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The US Supreme Court, in its historic move that legalized same-sex marriage across the United States, agreed with and cited an amicus brief filed by Jenner & Block. The 5-4 opinion in Obergefell v. Hodges, written for the majority by Justice Anthony M. Kennedy, held that the Constitution guarantees a right to same-sex marriage. Of the couples challenging state bans on same-sex marriage, Justice Kennedy wrote that “it would misunderstand these men and women to say they disrespect the idea of marriage. Their plea is that they do respect it, respect it so deeply that they seek to find its fulfillment for themselves. Their hope is not to be condemned to live in loneliness, excluded from one of civilization’s oldest institutions. They ask for equal dignity in the eyes of the law. The Constitution grants them that right.” In citing the firm’s amicus brief, filed on behalf of the American Psychological Association and other groups, the opinion observed that “only in more recent years have psychiatrists and others recognized that sexual orientation is both a normal expression of human sexuality and immutable.” The brief was authored by Partner Paul M. Smith, chair of the firm’s Appellate and Supreme Court Practice, with the assistance of Associate Emily Chapuis.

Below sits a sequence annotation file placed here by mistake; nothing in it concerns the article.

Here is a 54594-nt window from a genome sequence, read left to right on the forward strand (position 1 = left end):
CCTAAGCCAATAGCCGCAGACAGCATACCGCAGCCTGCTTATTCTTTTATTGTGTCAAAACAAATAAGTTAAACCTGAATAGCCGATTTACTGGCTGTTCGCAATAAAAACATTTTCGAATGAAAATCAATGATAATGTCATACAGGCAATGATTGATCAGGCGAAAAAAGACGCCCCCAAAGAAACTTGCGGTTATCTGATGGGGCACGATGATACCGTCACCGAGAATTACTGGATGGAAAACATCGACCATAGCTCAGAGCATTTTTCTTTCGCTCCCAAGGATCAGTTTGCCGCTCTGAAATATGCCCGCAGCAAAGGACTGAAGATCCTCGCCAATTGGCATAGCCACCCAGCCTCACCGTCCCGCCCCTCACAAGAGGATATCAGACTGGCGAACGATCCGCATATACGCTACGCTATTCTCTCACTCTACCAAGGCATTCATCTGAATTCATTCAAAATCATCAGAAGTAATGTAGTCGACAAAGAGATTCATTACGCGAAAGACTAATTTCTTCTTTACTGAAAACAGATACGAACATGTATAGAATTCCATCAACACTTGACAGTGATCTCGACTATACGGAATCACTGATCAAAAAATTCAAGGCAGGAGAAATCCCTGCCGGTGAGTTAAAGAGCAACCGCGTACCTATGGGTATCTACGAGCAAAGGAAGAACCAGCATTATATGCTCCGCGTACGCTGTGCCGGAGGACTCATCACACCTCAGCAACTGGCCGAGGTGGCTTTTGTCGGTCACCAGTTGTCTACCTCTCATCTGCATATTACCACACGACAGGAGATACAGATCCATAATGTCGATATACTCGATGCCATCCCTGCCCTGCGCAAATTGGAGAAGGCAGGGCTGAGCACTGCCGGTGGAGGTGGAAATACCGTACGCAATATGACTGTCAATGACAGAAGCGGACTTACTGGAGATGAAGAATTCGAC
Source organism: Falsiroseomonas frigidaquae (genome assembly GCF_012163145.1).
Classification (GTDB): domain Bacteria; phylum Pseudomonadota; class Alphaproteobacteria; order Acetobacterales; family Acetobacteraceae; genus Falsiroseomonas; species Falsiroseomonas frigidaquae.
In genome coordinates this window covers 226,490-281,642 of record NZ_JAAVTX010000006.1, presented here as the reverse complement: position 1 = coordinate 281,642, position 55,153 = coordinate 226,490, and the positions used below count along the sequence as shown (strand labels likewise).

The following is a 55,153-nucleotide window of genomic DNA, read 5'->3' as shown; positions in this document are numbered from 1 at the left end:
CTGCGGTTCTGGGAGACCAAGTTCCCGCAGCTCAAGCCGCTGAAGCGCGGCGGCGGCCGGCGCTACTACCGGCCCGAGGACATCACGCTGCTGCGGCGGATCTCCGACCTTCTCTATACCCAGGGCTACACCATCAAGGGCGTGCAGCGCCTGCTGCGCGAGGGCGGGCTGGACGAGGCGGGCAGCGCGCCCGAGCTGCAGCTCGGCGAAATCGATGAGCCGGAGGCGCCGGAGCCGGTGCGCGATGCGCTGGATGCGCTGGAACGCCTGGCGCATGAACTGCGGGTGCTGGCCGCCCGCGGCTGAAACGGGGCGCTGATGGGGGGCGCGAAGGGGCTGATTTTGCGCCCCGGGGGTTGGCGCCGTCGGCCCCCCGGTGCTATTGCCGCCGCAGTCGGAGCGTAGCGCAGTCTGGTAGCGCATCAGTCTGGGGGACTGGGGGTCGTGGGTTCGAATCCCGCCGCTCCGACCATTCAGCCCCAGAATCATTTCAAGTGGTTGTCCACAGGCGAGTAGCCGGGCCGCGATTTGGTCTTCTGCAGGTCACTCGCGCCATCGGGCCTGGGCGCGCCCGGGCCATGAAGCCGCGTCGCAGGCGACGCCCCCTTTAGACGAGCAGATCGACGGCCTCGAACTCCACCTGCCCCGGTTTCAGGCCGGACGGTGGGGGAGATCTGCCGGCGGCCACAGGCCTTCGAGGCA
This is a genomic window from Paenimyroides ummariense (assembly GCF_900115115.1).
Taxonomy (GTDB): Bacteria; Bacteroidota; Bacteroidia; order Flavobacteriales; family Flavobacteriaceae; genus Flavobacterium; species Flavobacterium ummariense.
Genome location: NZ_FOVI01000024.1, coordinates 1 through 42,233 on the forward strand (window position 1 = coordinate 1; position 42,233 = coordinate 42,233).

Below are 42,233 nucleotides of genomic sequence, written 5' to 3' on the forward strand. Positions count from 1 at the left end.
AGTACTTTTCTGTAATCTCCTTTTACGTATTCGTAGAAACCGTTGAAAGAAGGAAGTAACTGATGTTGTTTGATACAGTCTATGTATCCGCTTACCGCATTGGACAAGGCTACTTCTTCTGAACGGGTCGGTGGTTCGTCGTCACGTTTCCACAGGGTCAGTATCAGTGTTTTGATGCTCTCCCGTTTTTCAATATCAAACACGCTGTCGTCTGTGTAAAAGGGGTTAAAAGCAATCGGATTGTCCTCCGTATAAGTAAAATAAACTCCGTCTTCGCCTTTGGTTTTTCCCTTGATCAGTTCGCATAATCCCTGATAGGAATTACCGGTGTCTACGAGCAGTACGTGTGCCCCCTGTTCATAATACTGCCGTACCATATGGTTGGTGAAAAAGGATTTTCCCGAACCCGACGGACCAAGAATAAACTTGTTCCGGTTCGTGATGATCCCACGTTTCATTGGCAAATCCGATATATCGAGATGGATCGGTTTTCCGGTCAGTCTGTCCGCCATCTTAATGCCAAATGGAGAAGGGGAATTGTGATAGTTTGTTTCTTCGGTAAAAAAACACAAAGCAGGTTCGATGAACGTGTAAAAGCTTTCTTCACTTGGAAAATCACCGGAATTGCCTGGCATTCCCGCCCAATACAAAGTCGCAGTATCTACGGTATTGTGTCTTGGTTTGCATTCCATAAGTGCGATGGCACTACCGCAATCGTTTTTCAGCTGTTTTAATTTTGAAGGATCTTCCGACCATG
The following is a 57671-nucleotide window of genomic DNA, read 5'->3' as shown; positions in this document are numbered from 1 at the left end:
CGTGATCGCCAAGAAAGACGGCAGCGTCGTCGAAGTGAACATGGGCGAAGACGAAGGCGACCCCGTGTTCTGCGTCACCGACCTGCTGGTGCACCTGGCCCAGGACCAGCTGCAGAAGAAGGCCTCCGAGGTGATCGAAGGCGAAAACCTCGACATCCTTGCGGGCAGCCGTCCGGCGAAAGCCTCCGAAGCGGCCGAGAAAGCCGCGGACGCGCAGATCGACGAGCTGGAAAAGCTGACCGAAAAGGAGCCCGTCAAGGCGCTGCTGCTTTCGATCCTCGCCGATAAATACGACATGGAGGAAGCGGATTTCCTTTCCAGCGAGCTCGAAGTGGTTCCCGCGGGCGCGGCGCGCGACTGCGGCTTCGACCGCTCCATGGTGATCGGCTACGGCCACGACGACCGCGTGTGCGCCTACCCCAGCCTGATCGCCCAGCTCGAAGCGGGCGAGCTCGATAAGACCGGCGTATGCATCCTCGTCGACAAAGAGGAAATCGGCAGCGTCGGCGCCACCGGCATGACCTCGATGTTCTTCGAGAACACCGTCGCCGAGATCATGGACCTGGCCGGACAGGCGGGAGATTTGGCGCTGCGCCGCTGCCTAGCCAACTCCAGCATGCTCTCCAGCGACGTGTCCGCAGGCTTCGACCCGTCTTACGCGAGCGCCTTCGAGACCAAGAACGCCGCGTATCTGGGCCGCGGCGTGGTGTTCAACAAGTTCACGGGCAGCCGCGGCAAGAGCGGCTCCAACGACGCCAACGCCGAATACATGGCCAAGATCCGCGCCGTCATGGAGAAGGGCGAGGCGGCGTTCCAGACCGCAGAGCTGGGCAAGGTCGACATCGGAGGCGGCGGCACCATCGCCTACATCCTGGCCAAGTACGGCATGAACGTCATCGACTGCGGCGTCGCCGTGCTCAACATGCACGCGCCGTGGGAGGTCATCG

The amicus brief is the most recent expression of the firm’s longstanding commitment to LGBT equality. For many years, the firm has been on the cutting edge in advocating for same-sex marriage and other LGBT causes across the United States. In 2003, Mr. Smith successfully argued before the Court in the groundbreaking Lawrence v. Texas case, which resulted in the Court striking down same-sex anti-sodomy laws. Our involvement in Lawrence led to the firm’s role as co-counsel in Gill v. Office of Personnel Management in 2012, the first major challenge to the federal Defense of Marriage Act (DOMA). As the United States’ first federal court of appeals decision overturning DOMA, Gill laid the foundation for the Court’s 2013 decision nullifying the provision of the Act that defined marriage as between a man and a woman. Last year, as momentum picked up in the campaign for same-sex marriage, the firm served as co-counsel in a successful move to repeal bans on same-sex marriage in the Fourth Circuit, which encompasses Maryland, North Carolina, South Carolina, Virginia and West Virginia.